July 20th, 2012, 07:27 AM
anyone ever done it? I had some Lacquor primer left over from another prject & did my wood prep & sprayed it & plan on using a Urethane base & catalyzd clear over it.....will it work? should i maybe spray a coat of urethane primer over the lacquor first? I had both primers but noticed last time the lacquor sprayed thinner & less hazy then the urethane so i decided to use that one instead....
Colt W. Knight
July 20th, 2012, 08:15 PM
There are no chemical incompatibillities in spraying urethane over lacquer, but to understand why you should or shouldn't is important.
Lacquer is an evaporative finish. It does not cure, the solvents simply evaporate. This is why you will hear people using the term "gassing off". The solvents evaporate from the outside in, so as the outer layer will harden quickly creating a hard shell if you will. This is why lacquer dries to the touch very quickly, but takes a very long time to actually dry because the outer layer retards the evaporation of the inner layers. You can witness examples of this by looking at older guitars finished in lacquer that look as if finish has shrunken into the grain giving it a wavy appearence. Because they do not cure chemically, subsequent coats melt together because the solvents in the fresh coat reliquify the previous coat creating one singular homogenous coat.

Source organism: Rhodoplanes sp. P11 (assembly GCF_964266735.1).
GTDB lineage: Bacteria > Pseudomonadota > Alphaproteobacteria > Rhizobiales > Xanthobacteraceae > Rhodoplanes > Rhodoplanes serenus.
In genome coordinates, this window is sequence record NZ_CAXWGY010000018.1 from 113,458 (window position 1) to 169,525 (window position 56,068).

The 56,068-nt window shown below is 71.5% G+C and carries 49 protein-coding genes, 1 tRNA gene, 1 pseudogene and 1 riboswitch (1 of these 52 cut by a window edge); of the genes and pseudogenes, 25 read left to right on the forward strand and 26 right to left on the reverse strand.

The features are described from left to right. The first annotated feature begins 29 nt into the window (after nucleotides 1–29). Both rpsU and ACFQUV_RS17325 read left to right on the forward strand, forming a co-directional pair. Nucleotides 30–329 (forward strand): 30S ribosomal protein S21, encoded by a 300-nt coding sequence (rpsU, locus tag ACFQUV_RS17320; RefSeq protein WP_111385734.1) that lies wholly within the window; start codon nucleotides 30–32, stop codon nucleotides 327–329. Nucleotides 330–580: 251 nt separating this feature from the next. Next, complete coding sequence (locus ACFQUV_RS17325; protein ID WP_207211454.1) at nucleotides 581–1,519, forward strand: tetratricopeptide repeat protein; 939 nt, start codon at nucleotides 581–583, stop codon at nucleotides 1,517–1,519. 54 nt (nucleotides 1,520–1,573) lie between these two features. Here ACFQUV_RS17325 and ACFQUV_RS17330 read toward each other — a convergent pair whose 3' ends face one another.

Urethane cures chemically ( a lot of them in 24 hours or less). Once it has cured, it is stable. Lacquer is also very stable when it has dried fully, but that can take months or years. Urethanes, once they cure, do not melt together into one coat. They actually stratify, creating layers. If you are finishing with urethane, its common to have a recoat window. Recoat window is the time before the urethane cures, so subsequent coats will adhere. If recoat windows are not met, it is typically advised to scuff up the surface to promote adhesion. By scuffing up the surface you are increasing the surface area the new coat has to adhere to. Some urethanes, especially oil based polyurethane ( like minwax) are notorious for leaving drastically stratified layers, and when you wet sand they can leave witness lines. Think of these as a topographical map. Each elevation of the layers is marked by the edge of the coat.
Another term you may hear is catalyzed and precatalyzed. This means the finish has a catalyst added to actually make the finish cure chemically or dramatically speed up drying time.
By spraying urethane over lacquer that hasn't fully dried, you are trapping in solvents. When the finish expands and contracts during temperature and humidity swings, the lacquer and the urethane will expand/contract at different rates causing checking, flaking, and delaminations.
July 20th, 2012, 08:41 PM